42. I think a training blog would be a great idea as long as it has plenty of clear directions with pictures for those who learn better by show than tell (I’m including myself in that category). I, too, am a self-taught quilter. Then, after experiencing frustrating difficulties with a triangle-laden bear-paw quilt went to a quilting class. Eureka! The techniques and tips from other quilters were like heaven opening up. I kept going to classes for pretty quilts I liked whether they were easy or not. I learned, I grew, I salivated over quilts in shows. I still like to do simple quilts, especially with scraps. Right now I am working simultaneously on 1. NY Beauty, 2. Dear Jane (black & white) and a hand-applique 12 Days of Christmas quilt.

    So in conclusion, dear readers, keep learning and growing and quilting! And, hopefully, stay tuned for a training blog.

  43. Hi, I have just stumbled on your blog by accident, whilst spending the last hour trawling the internet trying to find where to buy a large compass so that I can create my own Mariners Compass block! I had almost given up and had even asked my husband if I could buy the quilt pro programme, as i figured maybe that’s how everyone did their mariners blocks. Then I saw the price of it and went back to my original plan of learning via a compass! I love trying to push my skills and aim to try a new technique in everything I ever make – a great concept but does mean that I always look at it and see how to do the technique better next time. Anyway, I loved your rant and it was the most real blog I have ever read! I have just discovered making flying geese, they always look fantastic, but are a true pain in the arse to piece together into a long border. However, trying to find someone else out there who has also found that, is nigh on impossible. I sometimes feel that quilters never like to talk about the times they swear at their machines! I now plan to learn mariners compasses, I have bought a compass and a book….so I hope I can join your gang on quilters determined to strive to be better than all those amazing other quilters at the top of the skill! Thank you for your great rant! – regards, Suzy Sparrowe

  44. I realize this is “old news” now, but I just now stumbled across this series of posts and read all three installments. I have to say, I felt some relief that you gave voice to what’s been buzzing in my head lately! It’s not just bloggers who are to blame, though — the whole “Quilt In A Day” thing with books and TV shows touting speed and simplicity above all have been around longer than the blogosphere. I do try to challenge myself to learn something new with each new quilt, and I can’t imagine doing the same quilt pattern over and over again. However, this year I’ve challenged myself to learn and practice my free motion machine quilting skills, so I’m looking at those simple, trendy blog quotes a little differently now. When I spend a year piecing a quilt top that stretches my abilities to the limit and I finally have it ready to quilt, I chicken out on the FMQ because I’m afraid I’ll ruin it. So now I see those simple HST chevron quilts, pinwheels, or whatever, and I think, “I need to whip up some quilts like that, so I can work up the guts to actually quilt them!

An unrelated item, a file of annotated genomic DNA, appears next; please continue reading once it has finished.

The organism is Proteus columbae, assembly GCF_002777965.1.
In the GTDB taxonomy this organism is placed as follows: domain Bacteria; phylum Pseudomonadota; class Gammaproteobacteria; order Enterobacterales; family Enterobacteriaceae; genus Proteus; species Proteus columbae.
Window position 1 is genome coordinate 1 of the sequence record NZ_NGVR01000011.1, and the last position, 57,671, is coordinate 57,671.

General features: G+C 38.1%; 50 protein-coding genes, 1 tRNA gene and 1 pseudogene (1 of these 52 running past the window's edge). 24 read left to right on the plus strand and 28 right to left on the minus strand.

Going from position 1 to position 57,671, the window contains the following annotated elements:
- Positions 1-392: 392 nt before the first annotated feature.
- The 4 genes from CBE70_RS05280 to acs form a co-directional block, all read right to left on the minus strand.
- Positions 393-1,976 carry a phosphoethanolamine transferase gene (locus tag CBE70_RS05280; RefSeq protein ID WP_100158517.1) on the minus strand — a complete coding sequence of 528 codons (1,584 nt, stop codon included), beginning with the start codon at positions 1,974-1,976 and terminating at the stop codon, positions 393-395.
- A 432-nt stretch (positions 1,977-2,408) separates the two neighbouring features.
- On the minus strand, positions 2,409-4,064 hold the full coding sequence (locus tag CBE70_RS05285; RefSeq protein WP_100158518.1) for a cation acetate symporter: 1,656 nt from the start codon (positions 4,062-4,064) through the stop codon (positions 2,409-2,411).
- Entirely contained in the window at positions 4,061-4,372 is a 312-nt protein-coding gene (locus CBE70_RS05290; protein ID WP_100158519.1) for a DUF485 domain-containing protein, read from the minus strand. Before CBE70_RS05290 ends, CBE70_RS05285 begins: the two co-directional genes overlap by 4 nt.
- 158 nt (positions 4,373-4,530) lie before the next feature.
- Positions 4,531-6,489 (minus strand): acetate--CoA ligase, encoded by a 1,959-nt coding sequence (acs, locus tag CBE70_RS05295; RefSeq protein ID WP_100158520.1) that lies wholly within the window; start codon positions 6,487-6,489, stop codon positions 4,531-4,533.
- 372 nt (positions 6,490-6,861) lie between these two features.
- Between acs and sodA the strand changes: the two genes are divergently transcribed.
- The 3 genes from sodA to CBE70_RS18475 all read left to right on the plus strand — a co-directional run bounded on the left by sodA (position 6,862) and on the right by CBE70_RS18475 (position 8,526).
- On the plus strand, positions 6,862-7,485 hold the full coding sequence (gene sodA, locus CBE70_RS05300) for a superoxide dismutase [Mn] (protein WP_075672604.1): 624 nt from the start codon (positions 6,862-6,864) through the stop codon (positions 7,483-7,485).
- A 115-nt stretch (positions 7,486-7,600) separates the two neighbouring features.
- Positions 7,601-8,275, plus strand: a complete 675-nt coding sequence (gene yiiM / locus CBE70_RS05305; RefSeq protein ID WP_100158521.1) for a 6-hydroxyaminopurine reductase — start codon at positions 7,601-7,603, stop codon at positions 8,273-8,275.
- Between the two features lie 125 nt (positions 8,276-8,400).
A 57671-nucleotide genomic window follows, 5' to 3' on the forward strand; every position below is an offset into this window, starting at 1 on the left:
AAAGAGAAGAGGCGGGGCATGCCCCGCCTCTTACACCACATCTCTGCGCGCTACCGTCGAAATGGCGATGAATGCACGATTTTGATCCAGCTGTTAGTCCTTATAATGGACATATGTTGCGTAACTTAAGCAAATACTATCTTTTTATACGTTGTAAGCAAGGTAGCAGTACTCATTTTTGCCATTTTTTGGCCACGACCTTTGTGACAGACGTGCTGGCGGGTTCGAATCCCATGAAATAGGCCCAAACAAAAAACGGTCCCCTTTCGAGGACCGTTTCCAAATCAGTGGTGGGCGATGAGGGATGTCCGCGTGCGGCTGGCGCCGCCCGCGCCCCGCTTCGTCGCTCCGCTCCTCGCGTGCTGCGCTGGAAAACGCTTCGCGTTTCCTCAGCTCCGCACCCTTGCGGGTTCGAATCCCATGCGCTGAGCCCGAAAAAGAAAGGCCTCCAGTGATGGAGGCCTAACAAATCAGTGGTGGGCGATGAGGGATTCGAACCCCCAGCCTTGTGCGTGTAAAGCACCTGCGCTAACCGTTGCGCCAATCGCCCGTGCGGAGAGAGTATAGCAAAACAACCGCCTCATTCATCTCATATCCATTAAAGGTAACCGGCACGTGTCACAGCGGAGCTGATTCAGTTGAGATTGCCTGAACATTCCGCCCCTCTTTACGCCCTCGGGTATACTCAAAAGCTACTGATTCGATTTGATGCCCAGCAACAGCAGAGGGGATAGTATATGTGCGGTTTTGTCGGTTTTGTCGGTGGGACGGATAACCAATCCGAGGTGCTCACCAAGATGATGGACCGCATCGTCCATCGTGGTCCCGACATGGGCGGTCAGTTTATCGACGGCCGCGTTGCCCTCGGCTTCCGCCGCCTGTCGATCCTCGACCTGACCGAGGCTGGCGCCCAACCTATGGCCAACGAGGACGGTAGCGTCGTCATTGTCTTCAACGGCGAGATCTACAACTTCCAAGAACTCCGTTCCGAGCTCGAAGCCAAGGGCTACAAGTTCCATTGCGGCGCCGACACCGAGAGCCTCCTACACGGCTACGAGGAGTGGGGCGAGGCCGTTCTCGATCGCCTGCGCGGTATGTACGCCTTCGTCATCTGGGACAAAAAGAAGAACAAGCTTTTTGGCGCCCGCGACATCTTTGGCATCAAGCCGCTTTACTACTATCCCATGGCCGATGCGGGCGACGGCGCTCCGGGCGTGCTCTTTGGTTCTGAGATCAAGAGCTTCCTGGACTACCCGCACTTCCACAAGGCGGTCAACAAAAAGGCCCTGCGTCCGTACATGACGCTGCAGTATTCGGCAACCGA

Thanks for having the courage to be controversial and get the discussion going. That’s a rare quality! 🙂

  45. I think the problem with all of these posts is the notion of “dumbing down”. If you view quilting (or sewing or knitting or baking) as an intellectual pursuit, it may seem “dumbed down”. It is important to remember not everyone comes to the craft with the same goals. Some people want an intellectual challenge, others a creative outlet, others just want a project where they will get satisfaction in completing something. Quilts can be works of art or they can be strictly utilitarian. Quilts that survive generations are likely both. Presumably the boring or ugly quilts did not survive the test of time but that did not make them less valuable while they were being used up. Quilting very likely started with the “dumbed down” and then adventurous women tried something new and thought “Hey! That looks amazing!” It would be great if everyone had the support they need to advance their skills on their own timetable (a mom with three under 5yrs may not care about developing skills and just want to feel like she can complete something that is also lovely) but no one should be shamed for not wanting to stretch their skills. I’ve never sewn a wedding dress and have no interest or desire to do so, but would happily whip out 5 summer skirts with elastic waists in a row. If that means I’ve dumbed down my seamstress abilities, so be it. I’ll have something lovely and useful now instead of something built merely to impress months from now.